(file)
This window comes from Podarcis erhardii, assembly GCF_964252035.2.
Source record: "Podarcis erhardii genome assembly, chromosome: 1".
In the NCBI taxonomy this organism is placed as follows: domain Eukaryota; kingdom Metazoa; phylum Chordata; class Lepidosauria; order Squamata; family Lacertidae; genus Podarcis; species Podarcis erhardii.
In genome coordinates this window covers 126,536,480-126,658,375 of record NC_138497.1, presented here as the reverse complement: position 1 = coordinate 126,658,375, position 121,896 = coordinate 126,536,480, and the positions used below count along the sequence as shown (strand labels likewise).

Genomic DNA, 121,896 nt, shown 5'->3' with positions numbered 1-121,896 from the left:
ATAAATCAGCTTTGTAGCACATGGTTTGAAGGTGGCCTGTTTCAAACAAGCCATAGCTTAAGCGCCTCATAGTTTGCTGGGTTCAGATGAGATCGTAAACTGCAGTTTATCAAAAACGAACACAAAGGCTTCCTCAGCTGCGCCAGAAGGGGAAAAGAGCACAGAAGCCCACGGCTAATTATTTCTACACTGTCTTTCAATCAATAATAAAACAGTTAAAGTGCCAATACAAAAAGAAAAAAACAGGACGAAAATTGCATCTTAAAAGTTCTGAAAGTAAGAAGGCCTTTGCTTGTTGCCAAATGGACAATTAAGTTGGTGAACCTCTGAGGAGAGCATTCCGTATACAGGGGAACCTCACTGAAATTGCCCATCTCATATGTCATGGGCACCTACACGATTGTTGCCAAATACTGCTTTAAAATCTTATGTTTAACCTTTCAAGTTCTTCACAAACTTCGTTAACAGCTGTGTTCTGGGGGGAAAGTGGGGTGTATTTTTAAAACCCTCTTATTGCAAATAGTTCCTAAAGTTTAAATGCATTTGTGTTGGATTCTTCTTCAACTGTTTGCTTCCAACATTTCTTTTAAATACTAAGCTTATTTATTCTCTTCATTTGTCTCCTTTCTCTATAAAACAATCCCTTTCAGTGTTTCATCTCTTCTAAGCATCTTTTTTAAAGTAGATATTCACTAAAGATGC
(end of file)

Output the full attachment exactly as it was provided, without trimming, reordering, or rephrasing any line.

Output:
This window comes from Podarcis erhardii, assembly GCF_964252035.2.
Source record: "Podarcis erhardii genome assembly, chromosome: 1".
In the NCBI taxonomy this organism is placed as follows: domain Eukaryota; kingdom Metazoa; phylum Chordata; class Lepidosauria; order Squamata; family Lacertidae; genus Podarcis; species Podarcis erhardii.
In genome coordinates this window covers 126,536,480-126,658,375 of record NC_138497.1, presented here as the reverse complement: position 1 = coordinate 126,658,375, position 121,896 = coordinate 126,536,480, and the positions used below count along the sequence as shown (strand labels likewise).

Genomic DNA, 121,896 nt, shown 5'->3' with positions numbered 1-121,896 from the left:
ATAAATCAGCTTTGTAGCACATGGTTTGAAGGTGGCCTGTTTCAAACAAGCCATAGCTTAAGCGCCTCATAGTTTGCTGGGTTCAGATGAGATCGTAAACTGCAGTTTATCAAAAACGAACACAAAGGCTTCCTCAGCTGCGCCAGAAGGGGAAAAGAGCACAGAAGCCCACGGCTAATTATTTCTACACTGTCTTTCAATCAATAATAAAACAGTTAAAGTGCCAATACAAAAAGAAAAAAACAGGACGAAAATTGCATCTTAAAAGTTCTGAAAGTAAGAAGGCCTTTGCTTGTTGCCAAATGGACAATTAAGTTGGTGAACCTCTGAGGAGAGCATTCCGTATACAGGGGAACCTCACTGAAATTGCCCATCTCATATGTCATGGGCACCTACACGATTGTTGCCAAATACTGCTTTAAAATCTTATGTTTAACCTTTCAAGTTCTTCACAAACTTCGTTAACAGCTGTGTTCTGGGGGGAAAGTGGGGTGTATTTTTAAAACCCTCTTATTGCAAATAGTTCCTAAAGTTTAAATGCATTTGTGTTGGATTCTTCTTCAACTGTTTGCTTCCAACATTTCTTTTAAATACTAAGCTTATTTATTCTCTTCATTTGTCTCCTTTCTCTATAAAACAATCCCTTTCAGTGTTTCATCTCTTCTAAGCATCTTTTTTAAAGTAGATATTCACTAAAGATGC